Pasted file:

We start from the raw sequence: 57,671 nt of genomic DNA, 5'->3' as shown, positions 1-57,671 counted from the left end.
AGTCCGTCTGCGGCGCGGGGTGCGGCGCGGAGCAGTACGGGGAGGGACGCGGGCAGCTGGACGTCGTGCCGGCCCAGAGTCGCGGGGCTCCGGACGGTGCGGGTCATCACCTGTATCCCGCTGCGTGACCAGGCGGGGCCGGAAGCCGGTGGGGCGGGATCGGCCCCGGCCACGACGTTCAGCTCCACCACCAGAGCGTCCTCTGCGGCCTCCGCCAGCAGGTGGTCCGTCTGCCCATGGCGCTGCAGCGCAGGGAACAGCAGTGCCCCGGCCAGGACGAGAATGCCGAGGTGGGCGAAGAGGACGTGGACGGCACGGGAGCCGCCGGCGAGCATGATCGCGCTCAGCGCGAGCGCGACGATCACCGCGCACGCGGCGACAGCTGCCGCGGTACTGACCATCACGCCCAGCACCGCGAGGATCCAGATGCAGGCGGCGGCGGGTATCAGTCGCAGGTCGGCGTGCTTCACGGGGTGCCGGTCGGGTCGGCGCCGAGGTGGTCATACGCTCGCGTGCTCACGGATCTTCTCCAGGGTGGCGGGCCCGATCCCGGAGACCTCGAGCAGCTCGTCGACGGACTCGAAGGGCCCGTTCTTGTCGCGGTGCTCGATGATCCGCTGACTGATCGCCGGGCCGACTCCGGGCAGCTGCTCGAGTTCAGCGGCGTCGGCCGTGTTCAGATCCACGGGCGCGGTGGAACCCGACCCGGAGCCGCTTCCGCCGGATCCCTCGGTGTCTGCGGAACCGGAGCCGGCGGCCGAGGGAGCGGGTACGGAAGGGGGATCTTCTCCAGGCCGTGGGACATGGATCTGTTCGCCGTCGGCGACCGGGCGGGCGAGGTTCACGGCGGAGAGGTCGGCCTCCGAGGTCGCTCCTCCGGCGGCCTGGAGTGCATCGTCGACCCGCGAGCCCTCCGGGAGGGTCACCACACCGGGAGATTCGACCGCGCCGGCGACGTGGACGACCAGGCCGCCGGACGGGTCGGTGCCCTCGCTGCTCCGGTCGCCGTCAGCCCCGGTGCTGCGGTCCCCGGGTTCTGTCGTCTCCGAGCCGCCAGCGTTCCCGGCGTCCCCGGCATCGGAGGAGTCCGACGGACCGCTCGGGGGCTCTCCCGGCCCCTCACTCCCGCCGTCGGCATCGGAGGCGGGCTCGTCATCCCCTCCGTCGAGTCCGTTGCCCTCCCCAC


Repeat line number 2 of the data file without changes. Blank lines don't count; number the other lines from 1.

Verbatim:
AGTCCGTCTGCGGCGCGGGGTGCGGCGCGGAGCAGTACGGGGAGGGACGCGGGCAGCTGGACGTCGTGCCGGCCCAGAGTCGCGGGGCTCCGGACGGTGCGGGTCATCACCTGTATCCCGCTGCGTGACCAGGCGGGGCCGGAAGCCGGTGGGGCGGGATCGGCCCCGGCCACGACGTTCAGCTCCACCACCAGAGCGTCCTCTGCGGCCTCCGCCAGCAGGTGGTCCGTCTGCCCATGGCGCTGCAGCGCAGGGAACAGCAGTGCCCCGGCCAGGACGAGAATGCCGAGGTGGGCGAAGAGGACGTGGACGGCACGGGAGCCGCCGGCGAGCATGATCGCGCTCAGCGCGAGCGCGACGATCACCGCGCACGCGGCGACAGCTGCCGCGGTACTGACCATCACGCCCAGCACCGCGAGGATCCAGATGCAGGCGGCGGCGGGTATCAGTCGCAGGTCGGCGTGCTTCACGGGGTGCCGGTCGGGTCGGCGCCGAGGTGGTCATACGCTCGCGTGCTCACGGATCTTCTCCAGGGTGGCGGGCCCGATCCCGGAGACCTCGAGCAGCTCGTCGACGGACTCGAAGGGCCCGTTCTTGTCGCGGTGCTCGATGATCCGCTGACTGATCGCCGGGCCGACTCCGGGCAGCTGCTCGAGTTCAGCGGCGTCGGCCGTGTTCAGATCCACGGGCGCGGTGGAACCCGACCCGGAGCCGCTTCCGCCGGATCCCTCGGTGTCTGCGGAACCGGAGCCGGCGGCCGAGGGAGCGGGTACGGAAGGGGGATCTTCTCCAGGCCGTGGGACATGGATCTGTTCGCCGTCGGCGACCGGGCGGGCGAGGTTCACGGCGGAGAGGTCGGCCTCCGAGGTCGCTCCTCCGGCGGCCTGGAGTGCATCGTCGACCCGCGAGCCCTCCGGGAGGGTCACCACACCGGGAGATTCGACCGCGCCGGCGACGTGGACGACCAGGCCGCCGGACGGGTCGGTGCCCTCGCTGCTCCGGTCGCCGTCAGCCCCGGTGCTGCGGTCCCCGGGTTCTGTCGTCTCCGAGCCGCCAGCGTTCCCGGCGTCCCCGGCATCGGAGGAGTCCGACGGACCGCTCGGGGGCTCTCCCGGCCCCTCACTCCCGCCGTCGGCATCGGAGGCGGGCTCGTCATCCCCTCCGTCGAGTCCGTTGCCCTCCCCAC